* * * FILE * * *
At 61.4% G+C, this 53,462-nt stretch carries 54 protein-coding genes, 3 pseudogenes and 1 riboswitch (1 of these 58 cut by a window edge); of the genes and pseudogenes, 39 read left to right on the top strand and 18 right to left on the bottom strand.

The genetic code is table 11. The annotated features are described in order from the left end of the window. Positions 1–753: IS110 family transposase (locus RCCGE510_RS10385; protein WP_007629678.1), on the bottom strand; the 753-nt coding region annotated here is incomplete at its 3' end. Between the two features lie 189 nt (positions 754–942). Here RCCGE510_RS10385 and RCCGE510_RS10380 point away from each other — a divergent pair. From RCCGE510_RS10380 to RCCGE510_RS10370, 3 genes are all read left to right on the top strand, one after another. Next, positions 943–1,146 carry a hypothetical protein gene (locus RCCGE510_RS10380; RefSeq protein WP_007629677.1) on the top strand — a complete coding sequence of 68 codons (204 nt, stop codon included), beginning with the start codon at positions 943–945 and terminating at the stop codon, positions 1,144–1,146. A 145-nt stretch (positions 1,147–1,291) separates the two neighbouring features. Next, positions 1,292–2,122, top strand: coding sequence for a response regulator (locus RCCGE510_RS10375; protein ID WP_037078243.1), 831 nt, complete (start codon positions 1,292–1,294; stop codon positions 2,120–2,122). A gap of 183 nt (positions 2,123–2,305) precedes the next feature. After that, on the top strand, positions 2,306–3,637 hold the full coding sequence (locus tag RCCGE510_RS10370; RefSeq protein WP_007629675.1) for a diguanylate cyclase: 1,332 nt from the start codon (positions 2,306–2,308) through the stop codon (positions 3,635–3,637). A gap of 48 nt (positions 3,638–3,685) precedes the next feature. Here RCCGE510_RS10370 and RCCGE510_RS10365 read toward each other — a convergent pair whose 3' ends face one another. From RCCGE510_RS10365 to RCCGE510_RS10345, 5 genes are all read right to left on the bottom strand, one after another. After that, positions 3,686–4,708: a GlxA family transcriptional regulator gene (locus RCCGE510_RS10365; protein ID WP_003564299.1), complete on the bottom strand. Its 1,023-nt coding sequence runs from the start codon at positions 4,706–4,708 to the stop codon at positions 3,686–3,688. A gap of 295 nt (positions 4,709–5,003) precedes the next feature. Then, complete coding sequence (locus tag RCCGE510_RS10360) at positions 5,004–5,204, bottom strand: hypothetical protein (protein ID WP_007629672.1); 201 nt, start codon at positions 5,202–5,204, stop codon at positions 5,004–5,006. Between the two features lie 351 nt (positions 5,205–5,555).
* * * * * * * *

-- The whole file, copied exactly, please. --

At 61.4% G+C, this 53,462-nt stretch carries 54 protein-coding genes, 3 pseudogenes and 1 riboswitch (1 of these 58 cut by a window edge); of the genes and pseudogenes, 39 read left to right on the top strand and 18 right to left on the bottom strand.

The genetic code is table 11. The annotated features are described in order from the left end of the window. Positions 1–753: IS110 family transposase (locus RCCGE510_RS10385; protein WP_007629678.1), on the bottom strand; the 753-nt coding region annotated here is incomplete at its 3' end. Between the two features lie 189 nt (positions 754–942). Here RCCGE510_RS10385 and RCCGE510_RS10380 point away from each other — a divergent pair. From RCCGE510_RS10380 to RCCGE510_RS10370, 3 genes are all read left to right on the top strand, one after another. Next, positions 943–1,146 carry a hypothetical protein gene (locus RCCGE510_RS10380; RefSeq protein WP_007629677.1) on the top strand — a complete coding sequence of 68 codons (204 nt, stop codon included), beginning with the start codon at positions 943–945 and terminating at the stop codon, positions 1,144–1,146. A 145-nt stretch (positions 1,147–1,291) separates the two neighbouring features. Next, positions 1,292–2,122, top strand: coding sequence for a response regulator (locus RCCGE510_RS10375; protein ID WP_037078243.1), 831 nt, complete (start codon positions 1,292–1,294; stop codon positions 2,120–2,122). A gap of 183 nt (positions 2,123–2,305) precedes the next feature. After that, on the top strand, positions 2,306–3,637 hold the full coding sequence (locus tag RCCGE510_RS10370; RefSeq protein WP_007629675.1) for a diguanylate cyclase: 1,332 nt from the start codon (positions 2,306–2,308) through the stop codon (positions 3,635–3,637). A gap of 48 nt (positions 3,638–3,685) precedes the next feature. Here RCCGE510_RS10370 and RCCGE510_RS10365 read toward each other — a convergent pair whose 3' ends face one another. From RCCGE510_RS10365 to RCCGE510_RS10345, 5 genes are all read right to left on the bottom strand, one after another. After that, positions 3,686–4,708: a GlxA family transcriptional regulator gene (locus RCCGE510_RS10365; protein ID WP_003564299.1), complete on the bottom strand. Its 1,023-nt coding sequence runs from the start codon at positions 4,706–4,708 to the stop codon at positions 3,686–3,688. A gap of 295 nt (positions 4,709–5,003) precedes the next feature. Then, complete coding sequence (locus tag RCCGE510_RS10360) at positions 5,004–5,204, bottom strand: hypothetical protein (protein ID WP_007629672.1); 201 nt, start codon at positions 5,202–5,204, stop codon at positions 5,004–5,006. Between the two features lie 351 nt (positions 5,205–5,555).